Try listening to Dave Ramsey, he has a daily show you can find on IHeartRadio, and also has a good book (Total Money Makeover) that goes along with a 9 week class (Financial Peace University). I don't necessarily agree with everything that he says, but if you have a decent income then I don't think you can fail by using his common sense system.

 

Best of luck to you!

 

 

 

 

PSLF doesnt shackle one to a certain hospital or region.  You can move around, as long as the new job is a non-profit.  I like what you have to say, but this one point should be corrected.

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But you are shackled to 10 years of debt when you could be done in 3 or 4 if you put your nose to the grindstone. And its not like banks say "oh lets not count this debt because it will be forgiven in 9 years." No, it impacts your ability to buy a house. It impacts which jobs you can take. And it straps you to a payment for 10 years! 

 

My wife and I have already started working on our debt while I am in school, managed to pay off 6,000-7000 since we got married in May. And then when I get out I plan on working those extra weekends every month in a rural ED (one because I want to be debt free, but more importantly because I want that emergency medicine mindset). And like the previous poster said, you don't have to agree with everything Dave Ramsey says, but if put an emphasis on living below your means and capitalizing on your income potential by taking a second job early in your career, you can literally be making a 120k debt free (including your house) while your MD colleagues are still 300,000 dollars in debt (just in student loans) making 50k a year.

 

Maybe you don't hate debt as much as me and only care about your student loans think about this. The average American spends 115% of what they make every year. All you have to do is not be average and you can knock down whatever student loans in way less than then the 10 years required for "loan forgiveness." Not to mention you are putting your financial future in the hands of the government. What if they don't honor their commitment? I don't know how big possibility that is, but I don't want the US government in control of my financial future either. 

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But you are shackled to 10 years of debt when you could be done in 3 or 4 if you put your nose to the grindstone. And its not like banks say "oh lets not count this debt because it will be forgiven in 9 years." No, it impacts your ability to buy a house. It impacts which jobs you can take. And it straps you to a payment for 10 years!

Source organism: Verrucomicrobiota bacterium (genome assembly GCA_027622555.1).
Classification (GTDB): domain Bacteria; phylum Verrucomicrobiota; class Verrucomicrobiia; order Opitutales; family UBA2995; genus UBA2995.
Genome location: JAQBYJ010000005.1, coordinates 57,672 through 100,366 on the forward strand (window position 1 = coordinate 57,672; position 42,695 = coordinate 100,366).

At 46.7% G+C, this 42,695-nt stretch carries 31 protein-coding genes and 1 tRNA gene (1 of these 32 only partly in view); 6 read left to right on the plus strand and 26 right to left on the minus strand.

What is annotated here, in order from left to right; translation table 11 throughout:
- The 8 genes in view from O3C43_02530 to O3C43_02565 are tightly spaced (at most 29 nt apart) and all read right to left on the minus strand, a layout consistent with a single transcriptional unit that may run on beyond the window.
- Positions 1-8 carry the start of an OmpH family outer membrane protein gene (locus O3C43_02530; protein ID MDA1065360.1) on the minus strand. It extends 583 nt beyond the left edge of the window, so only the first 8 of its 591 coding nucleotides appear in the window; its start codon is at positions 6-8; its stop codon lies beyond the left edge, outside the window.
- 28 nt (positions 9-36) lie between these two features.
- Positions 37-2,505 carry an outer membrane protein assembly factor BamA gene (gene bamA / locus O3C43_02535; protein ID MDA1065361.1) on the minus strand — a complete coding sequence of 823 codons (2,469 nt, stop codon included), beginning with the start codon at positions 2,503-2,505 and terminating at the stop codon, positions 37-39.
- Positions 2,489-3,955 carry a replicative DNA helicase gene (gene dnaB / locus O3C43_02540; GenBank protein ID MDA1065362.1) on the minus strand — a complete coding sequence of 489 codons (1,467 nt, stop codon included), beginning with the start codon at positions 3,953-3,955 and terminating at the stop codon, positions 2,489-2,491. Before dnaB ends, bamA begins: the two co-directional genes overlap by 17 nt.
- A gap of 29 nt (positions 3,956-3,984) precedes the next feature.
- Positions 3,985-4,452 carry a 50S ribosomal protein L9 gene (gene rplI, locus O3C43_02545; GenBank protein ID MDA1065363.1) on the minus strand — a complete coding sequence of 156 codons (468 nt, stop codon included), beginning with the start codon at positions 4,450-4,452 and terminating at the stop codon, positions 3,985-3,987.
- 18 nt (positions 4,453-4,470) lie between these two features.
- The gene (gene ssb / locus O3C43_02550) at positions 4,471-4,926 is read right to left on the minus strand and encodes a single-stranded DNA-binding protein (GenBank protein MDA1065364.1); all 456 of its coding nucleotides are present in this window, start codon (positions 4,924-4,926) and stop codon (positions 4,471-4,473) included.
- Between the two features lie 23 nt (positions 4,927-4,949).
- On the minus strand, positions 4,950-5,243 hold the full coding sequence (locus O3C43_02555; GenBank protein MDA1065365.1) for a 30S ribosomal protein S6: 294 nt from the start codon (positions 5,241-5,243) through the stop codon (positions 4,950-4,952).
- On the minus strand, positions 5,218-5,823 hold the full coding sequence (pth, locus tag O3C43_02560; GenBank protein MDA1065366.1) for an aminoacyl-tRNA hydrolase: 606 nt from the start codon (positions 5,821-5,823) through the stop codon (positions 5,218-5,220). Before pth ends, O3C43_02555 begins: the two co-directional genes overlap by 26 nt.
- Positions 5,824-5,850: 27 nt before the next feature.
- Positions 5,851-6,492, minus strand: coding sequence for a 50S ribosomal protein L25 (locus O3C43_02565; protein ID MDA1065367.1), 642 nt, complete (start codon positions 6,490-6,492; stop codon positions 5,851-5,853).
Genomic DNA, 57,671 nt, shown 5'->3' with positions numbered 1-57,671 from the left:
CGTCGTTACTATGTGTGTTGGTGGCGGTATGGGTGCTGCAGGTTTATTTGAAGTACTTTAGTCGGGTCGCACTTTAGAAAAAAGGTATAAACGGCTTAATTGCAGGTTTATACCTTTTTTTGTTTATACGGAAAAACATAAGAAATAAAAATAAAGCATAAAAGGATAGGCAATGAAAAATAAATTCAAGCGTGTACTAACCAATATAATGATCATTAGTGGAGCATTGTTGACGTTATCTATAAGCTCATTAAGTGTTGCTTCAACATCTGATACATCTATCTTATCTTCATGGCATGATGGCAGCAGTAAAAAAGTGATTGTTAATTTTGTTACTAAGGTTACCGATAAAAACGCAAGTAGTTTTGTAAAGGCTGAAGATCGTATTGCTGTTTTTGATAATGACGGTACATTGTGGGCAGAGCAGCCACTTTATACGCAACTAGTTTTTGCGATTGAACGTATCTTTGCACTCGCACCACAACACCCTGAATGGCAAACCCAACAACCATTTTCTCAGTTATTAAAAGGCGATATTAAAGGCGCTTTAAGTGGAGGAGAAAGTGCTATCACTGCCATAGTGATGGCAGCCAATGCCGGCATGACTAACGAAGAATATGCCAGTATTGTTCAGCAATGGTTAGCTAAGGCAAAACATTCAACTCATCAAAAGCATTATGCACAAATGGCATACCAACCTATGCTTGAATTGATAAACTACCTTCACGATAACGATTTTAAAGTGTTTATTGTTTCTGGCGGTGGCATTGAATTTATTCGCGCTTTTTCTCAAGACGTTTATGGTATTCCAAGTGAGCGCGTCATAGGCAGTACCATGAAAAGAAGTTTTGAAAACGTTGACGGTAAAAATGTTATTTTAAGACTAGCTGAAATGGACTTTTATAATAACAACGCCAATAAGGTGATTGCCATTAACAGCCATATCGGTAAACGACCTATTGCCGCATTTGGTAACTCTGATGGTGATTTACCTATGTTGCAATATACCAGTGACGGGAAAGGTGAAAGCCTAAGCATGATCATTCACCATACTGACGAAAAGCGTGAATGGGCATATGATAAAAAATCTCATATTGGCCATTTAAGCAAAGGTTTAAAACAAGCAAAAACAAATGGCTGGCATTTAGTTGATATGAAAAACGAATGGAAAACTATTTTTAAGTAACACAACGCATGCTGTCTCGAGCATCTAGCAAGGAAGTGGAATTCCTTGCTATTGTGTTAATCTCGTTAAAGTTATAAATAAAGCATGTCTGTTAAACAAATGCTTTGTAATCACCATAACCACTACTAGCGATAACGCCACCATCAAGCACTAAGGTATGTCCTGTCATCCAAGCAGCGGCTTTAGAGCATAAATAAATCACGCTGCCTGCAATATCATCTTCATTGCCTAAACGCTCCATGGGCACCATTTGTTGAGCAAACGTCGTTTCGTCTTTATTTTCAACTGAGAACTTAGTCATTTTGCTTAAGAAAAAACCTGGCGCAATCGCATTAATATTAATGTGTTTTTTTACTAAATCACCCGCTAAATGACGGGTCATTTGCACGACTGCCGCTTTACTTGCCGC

My wife and I have already started working on our debt while I am in school, managed to pay off 6,000-7000 since we got married in May. And then when I get out I plan on working those extra weekends every month in a rural ED (one because I want to be debt free, but more importantly because I want that emergency medicine mindset). And like the previous poster said, you don't have to agree with everything Dave Ramsey says, but if put an emphasis on living below your means and capitalizing on your income potential by taking a second job early in your career, you can literally be making a 120k debt free (including your house) while your MD colleagues are still 300,000 dollars in debt (just in student loans) making 50k a year.

 

Maybe you don't hate debt as much as me and only care about your student loans think about this. The average American spends 115% of what they make every year. All you have to do is not be average and you can knock down whatever student loans in way less than then the 10 years required for "loan forgiveness." Not to mention you are putting your financial future in the hands of the government. What if they don't honor their commitment? I don't know how big possibility that is, but I don't want the US government in control of my financial future either.